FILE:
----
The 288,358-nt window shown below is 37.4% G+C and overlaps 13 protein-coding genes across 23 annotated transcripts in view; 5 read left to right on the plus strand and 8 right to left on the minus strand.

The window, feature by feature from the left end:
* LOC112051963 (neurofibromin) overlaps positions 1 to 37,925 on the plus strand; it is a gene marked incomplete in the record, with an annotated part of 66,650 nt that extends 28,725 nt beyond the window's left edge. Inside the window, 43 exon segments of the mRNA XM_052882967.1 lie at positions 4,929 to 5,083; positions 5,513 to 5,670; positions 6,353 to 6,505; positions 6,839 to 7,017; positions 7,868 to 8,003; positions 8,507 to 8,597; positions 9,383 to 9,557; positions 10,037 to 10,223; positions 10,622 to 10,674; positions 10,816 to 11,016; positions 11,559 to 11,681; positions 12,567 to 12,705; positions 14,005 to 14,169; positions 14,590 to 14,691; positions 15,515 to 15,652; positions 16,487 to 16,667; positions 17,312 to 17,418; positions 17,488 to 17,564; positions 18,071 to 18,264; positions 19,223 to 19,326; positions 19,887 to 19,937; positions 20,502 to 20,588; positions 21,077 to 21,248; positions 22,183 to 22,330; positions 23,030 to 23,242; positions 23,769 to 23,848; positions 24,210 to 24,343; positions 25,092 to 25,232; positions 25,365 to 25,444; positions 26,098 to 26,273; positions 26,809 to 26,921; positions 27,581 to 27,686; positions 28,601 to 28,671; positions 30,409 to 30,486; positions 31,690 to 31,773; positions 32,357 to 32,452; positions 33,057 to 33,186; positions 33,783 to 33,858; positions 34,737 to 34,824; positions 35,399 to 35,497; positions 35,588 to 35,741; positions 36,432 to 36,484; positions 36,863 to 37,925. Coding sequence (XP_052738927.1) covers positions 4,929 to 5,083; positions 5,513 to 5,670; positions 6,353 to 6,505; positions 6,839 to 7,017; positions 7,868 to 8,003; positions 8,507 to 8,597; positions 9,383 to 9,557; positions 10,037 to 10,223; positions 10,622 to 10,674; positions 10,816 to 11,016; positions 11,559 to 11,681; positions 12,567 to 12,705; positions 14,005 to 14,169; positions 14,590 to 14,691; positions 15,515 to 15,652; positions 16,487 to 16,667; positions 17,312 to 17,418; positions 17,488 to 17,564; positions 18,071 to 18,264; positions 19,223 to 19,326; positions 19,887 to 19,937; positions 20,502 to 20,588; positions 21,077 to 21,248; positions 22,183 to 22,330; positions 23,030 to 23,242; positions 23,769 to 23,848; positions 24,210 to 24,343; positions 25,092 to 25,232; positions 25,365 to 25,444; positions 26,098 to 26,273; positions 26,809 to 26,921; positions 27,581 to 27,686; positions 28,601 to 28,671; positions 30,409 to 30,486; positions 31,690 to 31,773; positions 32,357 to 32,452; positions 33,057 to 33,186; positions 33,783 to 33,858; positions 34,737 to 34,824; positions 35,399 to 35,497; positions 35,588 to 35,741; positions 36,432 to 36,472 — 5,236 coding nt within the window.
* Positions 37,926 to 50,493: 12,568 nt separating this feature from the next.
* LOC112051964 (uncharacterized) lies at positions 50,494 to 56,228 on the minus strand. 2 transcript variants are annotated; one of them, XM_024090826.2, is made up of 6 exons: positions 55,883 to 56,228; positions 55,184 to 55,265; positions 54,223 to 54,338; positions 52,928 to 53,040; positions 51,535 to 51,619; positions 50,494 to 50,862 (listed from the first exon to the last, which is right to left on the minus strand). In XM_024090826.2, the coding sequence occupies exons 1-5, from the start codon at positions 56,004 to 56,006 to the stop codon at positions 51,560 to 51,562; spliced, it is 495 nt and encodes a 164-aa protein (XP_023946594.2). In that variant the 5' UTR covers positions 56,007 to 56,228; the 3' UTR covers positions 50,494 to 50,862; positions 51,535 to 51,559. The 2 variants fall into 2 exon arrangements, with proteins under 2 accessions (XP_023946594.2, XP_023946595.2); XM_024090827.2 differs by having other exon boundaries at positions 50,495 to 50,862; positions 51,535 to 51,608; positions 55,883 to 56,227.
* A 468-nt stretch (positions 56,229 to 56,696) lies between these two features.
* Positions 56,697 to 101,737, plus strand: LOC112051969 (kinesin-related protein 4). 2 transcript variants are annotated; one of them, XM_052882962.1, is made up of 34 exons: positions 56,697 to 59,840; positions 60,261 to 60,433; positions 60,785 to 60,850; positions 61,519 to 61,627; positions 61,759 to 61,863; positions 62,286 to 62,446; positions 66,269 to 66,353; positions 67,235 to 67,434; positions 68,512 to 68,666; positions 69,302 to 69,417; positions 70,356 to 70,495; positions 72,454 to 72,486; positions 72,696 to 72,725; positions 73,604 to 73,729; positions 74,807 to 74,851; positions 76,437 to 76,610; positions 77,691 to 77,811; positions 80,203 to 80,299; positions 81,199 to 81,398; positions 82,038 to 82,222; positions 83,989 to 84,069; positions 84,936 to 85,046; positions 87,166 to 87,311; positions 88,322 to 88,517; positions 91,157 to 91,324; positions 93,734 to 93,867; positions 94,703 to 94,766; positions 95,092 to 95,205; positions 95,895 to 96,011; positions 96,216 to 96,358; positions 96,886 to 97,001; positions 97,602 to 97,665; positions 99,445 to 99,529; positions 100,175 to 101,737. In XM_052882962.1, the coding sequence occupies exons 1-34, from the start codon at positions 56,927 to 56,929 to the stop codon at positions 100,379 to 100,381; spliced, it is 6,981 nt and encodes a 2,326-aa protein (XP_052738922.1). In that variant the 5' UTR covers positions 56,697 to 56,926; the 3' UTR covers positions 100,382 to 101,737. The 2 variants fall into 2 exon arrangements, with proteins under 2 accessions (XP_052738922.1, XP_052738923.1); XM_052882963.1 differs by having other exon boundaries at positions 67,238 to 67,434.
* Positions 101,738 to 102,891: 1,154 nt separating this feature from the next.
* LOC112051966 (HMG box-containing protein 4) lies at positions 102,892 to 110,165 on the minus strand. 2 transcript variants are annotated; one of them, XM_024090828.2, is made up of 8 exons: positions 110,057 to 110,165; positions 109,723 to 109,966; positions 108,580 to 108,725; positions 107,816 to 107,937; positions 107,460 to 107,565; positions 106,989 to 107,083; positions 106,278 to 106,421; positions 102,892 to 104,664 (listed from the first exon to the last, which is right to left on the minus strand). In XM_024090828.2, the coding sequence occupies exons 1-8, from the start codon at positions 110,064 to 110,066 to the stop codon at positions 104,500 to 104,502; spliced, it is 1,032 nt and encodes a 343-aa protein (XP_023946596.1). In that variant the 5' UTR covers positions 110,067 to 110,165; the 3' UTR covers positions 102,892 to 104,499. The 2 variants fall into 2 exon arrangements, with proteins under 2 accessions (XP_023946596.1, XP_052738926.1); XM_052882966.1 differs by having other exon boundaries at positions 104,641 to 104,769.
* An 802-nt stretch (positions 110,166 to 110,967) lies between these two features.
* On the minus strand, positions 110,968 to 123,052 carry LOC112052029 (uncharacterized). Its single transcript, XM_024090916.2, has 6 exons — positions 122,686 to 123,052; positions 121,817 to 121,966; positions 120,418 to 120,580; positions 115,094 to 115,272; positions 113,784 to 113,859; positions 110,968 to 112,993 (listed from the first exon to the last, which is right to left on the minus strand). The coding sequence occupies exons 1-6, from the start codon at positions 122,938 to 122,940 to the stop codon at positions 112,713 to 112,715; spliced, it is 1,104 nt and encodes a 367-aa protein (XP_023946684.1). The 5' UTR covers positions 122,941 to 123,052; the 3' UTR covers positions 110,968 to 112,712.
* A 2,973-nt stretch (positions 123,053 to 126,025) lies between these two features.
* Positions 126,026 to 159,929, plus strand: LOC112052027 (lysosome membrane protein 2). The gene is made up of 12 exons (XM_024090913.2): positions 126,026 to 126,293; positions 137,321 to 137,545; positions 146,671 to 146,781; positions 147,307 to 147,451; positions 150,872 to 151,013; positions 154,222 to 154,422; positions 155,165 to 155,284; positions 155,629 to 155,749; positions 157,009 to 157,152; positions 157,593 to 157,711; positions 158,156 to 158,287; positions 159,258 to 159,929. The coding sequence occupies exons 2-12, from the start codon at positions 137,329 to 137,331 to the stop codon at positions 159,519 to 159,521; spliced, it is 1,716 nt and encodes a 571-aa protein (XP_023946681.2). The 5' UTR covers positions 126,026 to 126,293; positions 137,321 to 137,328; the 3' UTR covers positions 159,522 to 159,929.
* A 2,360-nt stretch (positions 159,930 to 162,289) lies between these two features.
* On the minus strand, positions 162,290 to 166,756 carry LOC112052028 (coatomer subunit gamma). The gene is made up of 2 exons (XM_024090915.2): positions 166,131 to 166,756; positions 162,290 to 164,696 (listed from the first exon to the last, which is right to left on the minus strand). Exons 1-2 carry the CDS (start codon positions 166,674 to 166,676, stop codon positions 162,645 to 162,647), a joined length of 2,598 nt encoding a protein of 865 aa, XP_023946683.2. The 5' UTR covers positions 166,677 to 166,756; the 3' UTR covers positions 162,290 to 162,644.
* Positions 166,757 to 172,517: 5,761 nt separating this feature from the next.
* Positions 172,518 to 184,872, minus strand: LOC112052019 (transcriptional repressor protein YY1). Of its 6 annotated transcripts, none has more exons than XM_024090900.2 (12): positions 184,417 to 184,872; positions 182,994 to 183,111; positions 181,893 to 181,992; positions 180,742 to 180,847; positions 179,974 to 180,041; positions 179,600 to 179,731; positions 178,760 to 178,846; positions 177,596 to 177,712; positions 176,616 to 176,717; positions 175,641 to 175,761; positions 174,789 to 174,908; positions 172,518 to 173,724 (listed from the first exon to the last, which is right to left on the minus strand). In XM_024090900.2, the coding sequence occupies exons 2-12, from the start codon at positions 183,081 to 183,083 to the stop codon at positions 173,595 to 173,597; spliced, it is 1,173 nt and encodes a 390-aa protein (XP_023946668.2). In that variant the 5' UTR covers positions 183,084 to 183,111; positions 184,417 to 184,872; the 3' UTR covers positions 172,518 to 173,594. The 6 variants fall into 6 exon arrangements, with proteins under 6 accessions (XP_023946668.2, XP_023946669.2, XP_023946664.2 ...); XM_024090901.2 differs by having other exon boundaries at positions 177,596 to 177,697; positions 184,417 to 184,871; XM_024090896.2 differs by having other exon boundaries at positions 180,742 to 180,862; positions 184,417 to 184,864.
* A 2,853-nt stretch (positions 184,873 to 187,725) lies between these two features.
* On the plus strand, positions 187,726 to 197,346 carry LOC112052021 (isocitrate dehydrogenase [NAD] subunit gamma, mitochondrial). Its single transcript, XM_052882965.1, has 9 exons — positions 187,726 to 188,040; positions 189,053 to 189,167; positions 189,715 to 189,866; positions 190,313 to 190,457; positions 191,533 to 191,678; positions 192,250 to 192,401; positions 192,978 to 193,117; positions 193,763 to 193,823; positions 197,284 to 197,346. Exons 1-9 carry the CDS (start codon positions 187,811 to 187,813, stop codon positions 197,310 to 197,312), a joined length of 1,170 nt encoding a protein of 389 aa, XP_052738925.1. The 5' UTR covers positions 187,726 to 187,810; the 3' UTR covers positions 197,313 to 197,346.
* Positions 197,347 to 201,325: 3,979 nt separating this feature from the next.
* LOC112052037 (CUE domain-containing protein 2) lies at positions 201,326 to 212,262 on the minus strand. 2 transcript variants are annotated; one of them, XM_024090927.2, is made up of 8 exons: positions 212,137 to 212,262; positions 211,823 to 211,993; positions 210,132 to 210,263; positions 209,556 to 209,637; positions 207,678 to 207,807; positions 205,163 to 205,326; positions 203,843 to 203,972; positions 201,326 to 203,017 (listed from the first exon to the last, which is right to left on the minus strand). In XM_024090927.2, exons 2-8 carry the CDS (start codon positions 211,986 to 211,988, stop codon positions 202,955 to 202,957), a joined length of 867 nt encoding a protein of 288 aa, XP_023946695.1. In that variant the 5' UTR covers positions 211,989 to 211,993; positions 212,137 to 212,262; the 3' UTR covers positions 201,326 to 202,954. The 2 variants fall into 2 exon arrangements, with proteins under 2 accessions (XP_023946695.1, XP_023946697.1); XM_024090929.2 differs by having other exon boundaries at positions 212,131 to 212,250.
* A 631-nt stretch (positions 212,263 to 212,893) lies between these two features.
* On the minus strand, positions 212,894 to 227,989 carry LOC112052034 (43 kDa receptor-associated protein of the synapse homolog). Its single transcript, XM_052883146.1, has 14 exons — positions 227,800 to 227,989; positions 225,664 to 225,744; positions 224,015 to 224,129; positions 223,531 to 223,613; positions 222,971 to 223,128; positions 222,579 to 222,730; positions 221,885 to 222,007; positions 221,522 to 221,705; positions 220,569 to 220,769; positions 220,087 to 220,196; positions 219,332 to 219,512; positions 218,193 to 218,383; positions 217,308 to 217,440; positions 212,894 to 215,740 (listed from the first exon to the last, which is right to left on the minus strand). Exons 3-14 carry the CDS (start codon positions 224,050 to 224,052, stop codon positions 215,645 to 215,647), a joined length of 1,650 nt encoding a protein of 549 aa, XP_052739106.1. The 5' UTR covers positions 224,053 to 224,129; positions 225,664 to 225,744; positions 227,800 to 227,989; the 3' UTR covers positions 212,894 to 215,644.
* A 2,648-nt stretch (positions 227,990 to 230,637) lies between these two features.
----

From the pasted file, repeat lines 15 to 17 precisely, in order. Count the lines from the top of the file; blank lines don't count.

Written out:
* On the minus strand, positions 162,290 to 166,756 carry LOC112052028 (coatomer subunit gamma). The gene is made up of 2 exons (XM_024090915.2): positions 166,131 to 166,756; positions 162,290 to 164,696 (listed from the first exon to the last, which is right to left on the minus strand). Exons 1-2 carry the CDS (start codon positions 166,674 to 166,676, stop codon positions 162,645 to 162,647), a joined length of 2,598 nt encoding a protein of 865 aa, XP_023946683.2. The 5' UTR covers positions 166,677 to 166,756; the 3' UTR covers positions 162,290 to 162,644.
* Positions 166,757 to 172,517: 5,761 nt separating this feature from the next.
* Positions 172,518 to 184,872, minus strand: LOC112052019 (transcriptional repressor protein YY1). Of its 6 annotated transcripts, none has more exons than XM_024090900.2 (12): positions 184,417 to 184,872; positions 182,994 to 183,111; positions 181,893 to 181,992; positions 180,742 to 180,847; positions 179,974 to 180,041; positions 179,600 to 179,731; positions 178,760 to 178,846; positions 177,596 to 177,712; positions 176,616 to 176,717; positions 175,641 to 175,761; positions 174,789 to 174,908; positions 172,518 to 173,724 (listed from the first exon to the last, which is right to left on the minus strand). In XM_024090900.2, the coding sequence occupies exons 2-12, from the start codon at positions 183,081 to 183,083 to the stop codon at positions 173,595 to 173,597; spliced, it is 1,173 nt and encodes a 390-aa protein (XP_023946668.2). In that variant the 5' UTR covers positions 183,084 to 183,111; positions 184,417 to 184,872; the 3' UTR covers positions 172,518 to 173,594. The 6 variants fall into 6 exon arrangements, with proteins under 6 accessions (XP_023946668.2, XP_023946669.2, XP_023946664.2 ...); XM_024090901.2 differs by having other exon boundaries at positions 177,596 to 177,697; positions 184,417 to 184,871; XM_024090896.2 differs by having other exon boundaries at positions 180,742 to 180,862; positions 184,417 to 184,864.